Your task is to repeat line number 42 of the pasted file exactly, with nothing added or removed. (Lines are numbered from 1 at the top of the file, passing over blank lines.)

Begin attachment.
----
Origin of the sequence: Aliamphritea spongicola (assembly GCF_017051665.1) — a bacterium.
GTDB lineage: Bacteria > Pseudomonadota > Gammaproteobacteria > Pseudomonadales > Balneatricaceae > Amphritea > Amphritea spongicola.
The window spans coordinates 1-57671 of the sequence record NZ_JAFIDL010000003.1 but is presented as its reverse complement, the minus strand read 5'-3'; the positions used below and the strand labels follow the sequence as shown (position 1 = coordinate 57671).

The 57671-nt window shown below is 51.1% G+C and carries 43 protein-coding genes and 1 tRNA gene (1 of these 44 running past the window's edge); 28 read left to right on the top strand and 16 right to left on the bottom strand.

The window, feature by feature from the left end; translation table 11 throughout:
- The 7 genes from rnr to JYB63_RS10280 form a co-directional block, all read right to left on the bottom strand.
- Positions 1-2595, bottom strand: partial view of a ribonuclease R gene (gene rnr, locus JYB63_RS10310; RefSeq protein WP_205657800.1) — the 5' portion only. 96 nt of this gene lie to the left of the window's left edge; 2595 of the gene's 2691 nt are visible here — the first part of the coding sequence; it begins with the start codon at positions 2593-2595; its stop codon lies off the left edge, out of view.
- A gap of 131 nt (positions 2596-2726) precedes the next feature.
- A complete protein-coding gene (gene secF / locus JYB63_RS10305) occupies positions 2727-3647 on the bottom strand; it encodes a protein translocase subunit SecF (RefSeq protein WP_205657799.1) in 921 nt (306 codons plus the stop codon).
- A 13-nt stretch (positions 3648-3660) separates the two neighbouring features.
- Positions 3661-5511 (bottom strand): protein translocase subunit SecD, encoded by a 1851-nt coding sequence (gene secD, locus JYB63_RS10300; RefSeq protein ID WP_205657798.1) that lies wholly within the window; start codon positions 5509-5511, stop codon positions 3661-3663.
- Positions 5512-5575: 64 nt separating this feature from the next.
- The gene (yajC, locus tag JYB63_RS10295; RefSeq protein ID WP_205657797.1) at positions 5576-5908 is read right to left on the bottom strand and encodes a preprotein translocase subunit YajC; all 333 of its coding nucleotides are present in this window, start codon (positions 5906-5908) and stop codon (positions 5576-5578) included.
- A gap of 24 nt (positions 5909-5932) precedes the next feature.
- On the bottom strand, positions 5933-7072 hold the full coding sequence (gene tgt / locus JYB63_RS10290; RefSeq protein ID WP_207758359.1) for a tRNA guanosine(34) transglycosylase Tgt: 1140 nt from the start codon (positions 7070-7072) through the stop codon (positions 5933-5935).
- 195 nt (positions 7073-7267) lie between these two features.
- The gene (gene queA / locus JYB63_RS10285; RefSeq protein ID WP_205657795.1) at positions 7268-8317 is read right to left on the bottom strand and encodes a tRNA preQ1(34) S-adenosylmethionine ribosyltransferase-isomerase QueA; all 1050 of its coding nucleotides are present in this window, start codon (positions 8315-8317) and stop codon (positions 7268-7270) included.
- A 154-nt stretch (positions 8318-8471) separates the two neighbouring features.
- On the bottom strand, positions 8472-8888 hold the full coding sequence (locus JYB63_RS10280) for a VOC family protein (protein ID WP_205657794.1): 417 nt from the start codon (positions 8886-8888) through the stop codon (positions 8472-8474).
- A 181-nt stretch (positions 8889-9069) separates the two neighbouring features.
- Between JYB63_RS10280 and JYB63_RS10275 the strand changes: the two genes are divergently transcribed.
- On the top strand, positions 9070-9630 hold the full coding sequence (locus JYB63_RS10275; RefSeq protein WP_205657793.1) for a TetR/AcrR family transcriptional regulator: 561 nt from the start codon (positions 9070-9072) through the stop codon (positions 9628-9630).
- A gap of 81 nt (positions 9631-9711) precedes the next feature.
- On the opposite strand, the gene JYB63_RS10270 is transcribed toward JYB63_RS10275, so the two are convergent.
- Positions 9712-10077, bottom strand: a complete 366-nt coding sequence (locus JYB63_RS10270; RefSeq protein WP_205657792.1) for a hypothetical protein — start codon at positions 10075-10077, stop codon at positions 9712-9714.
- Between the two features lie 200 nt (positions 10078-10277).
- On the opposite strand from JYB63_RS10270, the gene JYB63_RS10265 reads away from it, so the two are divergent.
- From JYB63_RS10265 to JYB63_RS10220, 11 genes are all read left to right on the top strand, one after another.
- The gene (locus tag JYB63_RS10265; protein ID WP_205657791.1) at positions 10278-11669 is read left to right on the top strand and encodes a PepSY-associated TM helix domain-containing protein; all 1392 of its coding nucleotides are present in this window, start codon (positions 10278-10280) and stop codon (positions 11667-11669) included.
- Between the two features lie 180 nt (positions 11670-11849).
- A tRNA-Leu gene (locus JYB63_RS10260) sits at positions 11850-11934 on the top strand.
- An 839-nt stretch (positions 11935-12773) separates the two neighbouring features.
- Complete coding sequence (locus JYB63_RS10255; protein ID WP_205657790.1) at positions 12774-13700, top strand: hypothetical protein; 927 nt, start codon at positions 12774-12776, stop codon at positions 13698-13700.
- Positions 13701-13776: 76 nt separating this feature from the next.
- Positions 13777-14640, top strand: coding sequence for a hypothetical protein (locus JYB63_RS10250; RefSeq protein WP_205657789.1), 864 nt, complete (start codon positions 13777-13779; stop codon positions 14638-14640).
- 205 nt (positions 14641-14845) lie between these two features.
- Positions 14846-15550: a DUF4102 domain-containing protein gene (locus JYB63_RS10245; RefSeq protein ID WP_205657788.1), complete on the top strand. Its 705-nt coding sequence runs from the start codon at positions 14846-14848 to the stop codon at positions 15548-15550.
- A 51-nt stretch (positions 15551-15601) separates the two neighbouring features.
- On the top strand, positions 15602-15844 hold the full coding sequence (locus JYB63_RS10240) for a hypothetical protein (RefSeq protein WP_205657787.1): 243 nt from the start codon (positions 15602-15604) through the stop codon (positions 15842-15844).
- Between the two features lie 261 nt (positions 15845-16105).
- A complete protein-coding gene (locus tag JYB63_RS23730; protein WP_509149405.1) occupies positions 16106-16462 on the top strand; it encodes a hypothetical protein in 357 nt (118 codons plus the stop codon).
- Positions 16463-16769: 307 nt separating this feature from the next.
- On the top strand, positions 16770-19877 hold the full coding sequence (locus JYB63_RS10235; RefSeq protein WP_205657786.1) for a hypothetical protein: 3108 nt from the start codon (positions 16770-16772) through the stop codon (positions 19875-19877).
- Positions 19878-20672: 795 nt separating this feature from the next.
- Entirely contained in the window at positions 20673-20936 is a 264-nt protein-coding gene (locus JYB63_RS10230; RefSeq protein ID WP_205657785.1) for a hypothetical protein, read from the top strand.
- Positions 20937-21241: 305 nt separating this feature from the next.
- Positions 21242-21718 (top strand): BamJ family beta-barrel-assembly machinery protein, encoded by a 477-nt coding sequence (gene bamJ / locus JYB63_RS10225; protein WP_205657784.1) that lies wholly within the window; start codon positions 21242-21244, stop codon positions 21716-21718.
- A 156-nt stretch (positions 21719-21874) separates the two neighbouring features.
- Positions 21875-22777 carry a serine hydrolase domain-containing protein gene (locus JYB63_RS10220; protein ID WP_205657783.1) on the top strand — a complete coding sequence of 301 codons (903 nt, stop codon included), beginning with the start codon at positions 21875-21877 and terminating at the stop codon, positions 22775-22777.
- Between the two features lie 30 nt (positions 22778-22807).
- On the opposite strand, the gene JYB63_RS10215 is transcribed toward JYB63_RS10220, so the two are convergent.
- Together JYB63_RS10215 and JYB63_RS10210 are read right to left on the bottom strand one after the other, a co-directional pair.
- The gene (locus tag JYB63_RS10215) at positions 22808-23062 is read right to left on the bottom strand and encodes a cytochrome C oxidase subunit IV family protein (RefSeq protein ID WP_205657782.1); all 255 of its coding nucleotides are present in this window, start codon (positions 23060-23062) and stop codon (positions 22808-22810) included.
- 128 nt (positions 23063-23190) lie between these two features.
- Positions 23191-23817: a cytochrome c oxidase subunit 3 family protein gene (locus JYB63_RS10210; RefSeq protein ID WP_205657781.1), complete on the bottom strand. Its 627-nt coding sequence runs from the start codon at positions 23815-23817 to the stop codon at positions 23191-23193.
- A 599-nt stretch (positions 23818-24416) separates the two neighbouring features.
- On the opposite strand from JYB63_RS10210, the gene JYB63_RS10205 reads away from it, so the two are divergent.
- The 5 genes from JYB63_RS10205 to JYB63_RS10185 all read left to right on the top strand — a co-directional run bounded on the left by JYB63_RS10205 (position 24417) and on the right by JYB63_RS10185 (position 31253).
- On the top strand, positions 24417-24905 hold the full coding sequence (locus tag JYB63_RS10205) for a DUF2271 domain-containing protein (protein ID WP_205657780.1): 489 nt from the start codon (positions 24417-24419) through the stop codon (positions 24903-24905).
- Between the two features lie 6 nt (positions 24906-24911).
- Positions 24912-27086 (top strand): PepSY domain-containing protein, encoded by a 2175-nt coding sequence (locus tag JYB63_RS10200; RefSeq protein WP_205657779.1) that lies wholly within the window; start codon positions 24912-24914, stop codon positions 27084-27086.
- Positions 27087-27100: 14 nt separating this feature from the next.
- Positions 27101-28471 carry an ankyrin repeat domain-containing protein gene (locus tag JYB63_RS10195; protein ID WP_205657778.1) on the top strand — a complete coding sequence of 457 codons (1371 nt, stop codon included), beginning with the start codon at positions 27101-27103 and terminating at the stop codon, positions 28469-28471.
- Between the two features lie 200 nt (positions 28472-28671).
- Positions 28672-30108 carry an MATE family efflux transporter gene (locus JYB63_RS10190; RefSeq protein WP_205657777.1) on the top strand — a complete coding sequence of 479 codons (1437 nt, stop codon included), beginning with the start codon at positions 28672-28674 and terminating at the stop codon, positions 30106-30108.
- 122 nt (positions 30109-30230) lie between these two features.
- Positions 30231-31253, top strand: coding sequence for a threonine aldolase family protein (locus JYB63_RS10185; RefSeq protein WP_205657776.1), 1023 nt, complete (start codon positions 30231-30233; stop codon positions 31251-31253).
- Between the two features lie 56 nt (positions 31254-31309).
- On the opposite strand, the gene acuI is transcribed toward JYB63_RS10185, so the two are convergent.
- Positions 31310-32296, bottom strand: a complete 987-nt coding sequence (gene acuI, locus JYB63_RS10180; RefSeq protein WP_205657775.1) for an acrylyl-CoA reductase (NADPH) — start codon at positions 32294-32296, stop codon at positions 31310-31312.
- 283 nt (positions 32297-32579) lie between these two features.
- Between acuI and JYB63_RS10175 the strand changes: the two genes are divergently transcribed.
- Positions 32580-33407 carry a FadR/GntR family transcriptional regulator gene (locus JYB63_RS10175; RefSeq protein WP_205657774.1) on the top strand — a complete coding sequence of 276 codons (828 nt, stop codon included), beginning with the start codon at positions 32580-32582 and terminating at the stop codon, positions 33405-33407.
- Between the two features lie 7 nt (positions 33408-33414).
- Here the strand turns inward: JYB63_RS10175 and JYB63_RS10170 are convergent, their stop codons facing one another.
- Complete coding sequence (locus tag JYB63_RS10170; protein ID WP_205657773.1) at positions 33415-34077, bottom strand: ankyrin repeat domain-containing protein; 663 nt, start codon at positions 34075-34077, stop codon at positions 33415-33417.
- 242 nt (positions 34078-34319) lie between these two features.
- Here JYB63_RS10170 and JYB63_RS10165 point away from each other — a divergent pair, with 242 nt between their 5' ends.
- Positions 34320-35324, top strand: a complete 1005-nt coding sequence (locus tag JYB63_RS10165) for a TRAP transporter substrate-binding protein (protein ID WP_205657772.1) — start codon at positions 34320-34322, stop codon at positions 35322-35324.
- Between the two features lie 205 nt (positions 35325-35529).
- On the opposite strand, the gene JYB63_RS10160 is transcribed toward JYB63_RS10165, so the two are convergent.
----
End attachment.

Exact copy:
- Positions 16463-16769: 307 nt separating this feature from the next.